Burden of classical painting
Over the course of the 20th century artists have sought to cast off the burden of classical painting. Forget the figurative, forget western painting, forget “flat” painting that only depicts the two-dimensional, forget painting by adults, too, in favour of rediscovering the essence of a kind of childlike expression directly linked to the spirit…
Pantheon of 20th-century
The American painter who lived mainly in Rome, Cy Twombly (1928-2011), is one of these unselfconscious explorers who has become at the same time legendary and difficult to understand for a rational mind. He is part of the pantheon of 20th-century creators and his oeuvre is a mixture of extreme erudition and extreme spontaneity. He is known for his marks and writings on the canvas itself that seem to have been conceived in a trance (See here a report about the retrospective of Cy Twombly at Centre Pompidou).
Musée de Grenoble
This summer the remarkable Musée de Grenoble in South of France, is displaying no less than 86 drawings by the master on paper, made between 1973 and 1977. “This period served as a springboard for one of his most famous cycles, Fifty Days at Iliam” (1), explains the co-curator of the exhibition Jonas Storsve.
Powerful and sensual
The highly coherent exhibition is powerful and sensual. Twombly is a unique blend of American and European culture. In 1973, this man who was fascinated by antiquity, when evoking the Latin poet Virgil, would repeat his name again and again from one piece of paper to the next, like an advertising slogan. The writing has a nervousness to it; certain letters have been rubbed out, deleted, covered and repeated. Through this gesture, Twombly seems to be exercising a sort of incantation.
Nicola del Roscio
He used an identical process in 1976 with the names of Roman deities such as Venus or Apollo, which he surrounded with inscriptions and colourful collages. The president of the Cy Twombly foundation, Nicola del Roscio, points out that “Jean-Michel Basquiat claimed to have been inspired by this series in his work and his writings.” (See here an other interview of Nicola del Roscio)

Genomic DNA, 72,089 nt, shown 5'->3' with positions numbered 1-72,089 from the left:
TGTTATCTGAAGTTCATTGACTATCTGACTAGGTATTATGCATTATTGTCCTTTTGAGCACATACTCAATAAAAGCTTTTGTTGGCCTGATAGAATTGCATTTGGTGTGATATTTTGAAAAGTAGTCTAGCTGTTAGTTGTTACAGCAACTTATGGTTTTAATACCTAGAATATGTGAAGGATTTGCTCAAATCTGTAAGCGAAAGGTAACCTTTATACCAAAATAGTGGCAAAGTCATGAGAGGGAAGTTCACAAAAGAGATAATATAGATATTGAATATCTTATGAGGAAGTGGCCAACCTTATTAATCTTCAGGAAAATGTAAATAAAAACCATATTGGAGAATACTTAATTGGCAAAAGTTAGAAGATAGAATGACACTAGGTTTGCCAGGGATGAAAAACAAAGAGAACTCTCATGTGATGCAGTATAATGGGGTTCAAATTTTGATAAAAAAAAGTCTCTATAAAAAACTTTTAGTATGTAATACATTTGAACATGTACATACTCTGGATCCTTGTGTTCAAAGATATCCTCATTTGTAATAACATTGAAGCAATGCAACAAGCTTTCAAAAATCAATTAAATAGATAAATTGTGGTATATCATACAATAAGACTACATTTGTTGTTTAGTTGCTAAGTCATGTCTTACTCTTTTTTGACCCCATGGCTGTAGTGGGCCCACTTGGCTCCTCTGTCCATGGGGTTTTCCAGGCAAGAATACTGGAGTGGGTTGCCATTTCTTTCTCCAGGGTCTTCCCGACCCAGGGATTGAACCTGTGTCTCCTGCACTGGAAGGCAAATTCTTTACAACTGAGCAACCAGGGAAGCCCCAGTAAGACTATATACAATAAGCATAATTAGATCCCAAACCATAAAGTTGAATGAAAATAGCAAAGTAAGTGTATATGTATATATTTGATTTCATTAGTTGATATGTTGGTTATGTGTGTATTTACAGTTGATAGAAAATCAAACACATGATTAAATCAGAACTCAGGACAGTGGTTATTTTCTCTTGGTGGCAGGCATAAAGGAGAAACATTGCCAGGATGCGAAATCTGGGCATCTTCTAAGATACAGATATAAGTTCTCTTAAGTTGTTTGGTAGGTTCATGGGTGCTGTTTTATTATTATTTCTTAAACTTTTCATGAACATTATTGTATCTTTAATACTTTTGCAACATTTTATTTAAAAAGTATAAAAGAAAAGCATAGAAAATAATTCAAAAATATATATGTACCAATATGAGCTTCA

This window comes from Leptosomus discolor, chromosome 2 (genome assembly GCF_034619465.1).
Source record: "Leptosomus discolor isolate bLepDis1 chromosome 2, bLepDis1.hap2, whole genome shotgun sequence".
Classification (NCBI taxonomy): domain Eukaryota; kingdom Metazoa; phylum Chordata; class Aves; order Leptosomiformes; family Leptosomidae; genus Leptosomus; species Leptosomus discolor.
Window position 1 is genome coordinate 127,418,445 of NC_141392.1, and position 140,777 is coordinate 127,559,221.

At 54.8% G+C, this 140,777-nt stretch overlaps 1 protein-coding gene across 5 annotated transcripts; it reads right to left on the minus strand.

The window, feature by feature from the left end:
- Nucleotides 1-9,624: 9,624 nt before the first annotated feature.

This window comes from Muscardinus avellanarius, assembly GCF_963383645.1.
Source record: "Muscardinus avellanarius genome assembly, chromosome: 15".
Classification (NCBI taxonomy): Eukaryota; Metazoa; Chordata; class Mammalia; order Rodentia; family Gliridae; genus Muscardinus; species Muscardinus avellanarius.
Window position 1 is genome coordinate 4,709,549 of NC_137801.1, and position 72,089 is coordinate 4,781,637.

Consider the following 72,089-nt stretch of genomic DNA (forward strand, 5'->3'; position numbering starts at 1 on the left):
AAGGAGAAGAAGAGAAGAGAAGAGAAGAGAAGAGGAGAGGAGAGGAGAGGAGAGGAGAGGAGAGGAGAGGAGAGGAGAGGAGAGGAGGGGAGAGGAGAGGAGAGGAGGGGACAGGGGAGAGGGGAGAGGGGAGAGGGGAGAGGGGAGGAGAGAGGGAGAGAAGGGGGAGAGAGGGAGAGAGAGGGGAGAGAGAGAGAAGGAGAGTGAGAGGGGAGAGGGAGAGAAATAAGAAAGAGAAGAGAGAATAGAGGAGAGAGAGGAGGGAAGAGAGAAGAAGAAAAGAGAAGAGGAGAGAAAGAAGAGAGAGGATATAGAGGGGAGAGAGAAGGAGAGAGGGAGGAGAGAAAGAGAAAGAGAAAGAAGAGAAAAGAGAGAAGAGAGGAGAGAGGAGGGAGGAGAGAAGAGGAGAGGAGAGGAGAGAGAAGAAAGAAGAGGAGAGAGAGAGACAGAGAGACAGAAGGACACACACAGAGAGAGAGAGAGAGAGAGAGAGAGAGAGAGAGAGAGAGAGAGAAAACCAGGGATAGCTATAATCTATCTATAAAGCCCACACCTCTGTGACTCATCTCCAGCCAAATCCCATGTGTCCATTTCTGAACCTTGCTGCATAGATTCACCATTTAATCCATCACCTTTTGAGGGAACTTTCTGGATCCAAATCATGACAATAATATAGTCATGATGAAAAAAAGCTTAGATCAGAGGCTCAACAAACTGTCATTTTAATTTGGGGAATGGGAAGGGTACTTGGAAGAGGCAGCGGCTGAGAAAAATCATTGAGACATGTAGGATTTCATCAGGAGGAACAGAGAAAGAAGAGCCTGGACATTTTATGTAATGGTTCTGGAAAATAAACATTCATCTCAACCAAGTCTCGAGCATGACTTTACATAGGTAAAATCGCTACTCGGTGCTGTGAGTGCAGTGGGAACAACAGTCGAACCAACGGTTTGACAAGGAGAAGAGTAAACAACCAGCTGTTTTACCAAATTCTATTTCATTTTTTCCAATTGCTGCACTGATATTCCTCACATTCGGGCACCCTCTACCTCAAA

But Twombly himself is an artist for whom the references seem to be more literary than visual. In one room there are papers dating from 1974 in which the central subject is a writer, or more often a poet, whose name is written in large letters, such as Montaigne, Valéry or Mallarmé.
“He would always bemoan the fact that poetry was disappearing, that people were no longer interested in it,” recalls Nicola del Roscio. The painter was also very sensitive towards the base on which he was writing, the paper texture itself. “He truly had a love affair with paper, paper of all kinds. Systematically, during his travels, he would collect all sorts. But he had a preference for Japanese paper. When he was making small format works he would lay them out all around him, on the floor, to draw on.”
In the works from this era we feel a distinct sense of rhythm, of movement. We can imagine that the kind of trance that defines this output is due to the fact that, among other things, as Nicola del Roscio reveals for the first time, at that point and up until 1977 he would listen to music while he drew. “Bellini’s Casta Diva but also an Iranian artist who sang like a nightingale, and Wagner, who was excellent to dream up battle scenes.” As for Twombly’s obsession with references from antiquity, the director of the foundation simply concludes: “you know it’s very difficult for an artist to face the blank canvas or page. Antiquity, for him, was nothing more than a metaphor.”
Until 24 September. Cy Twombly. Works on paper. (1973-1977).
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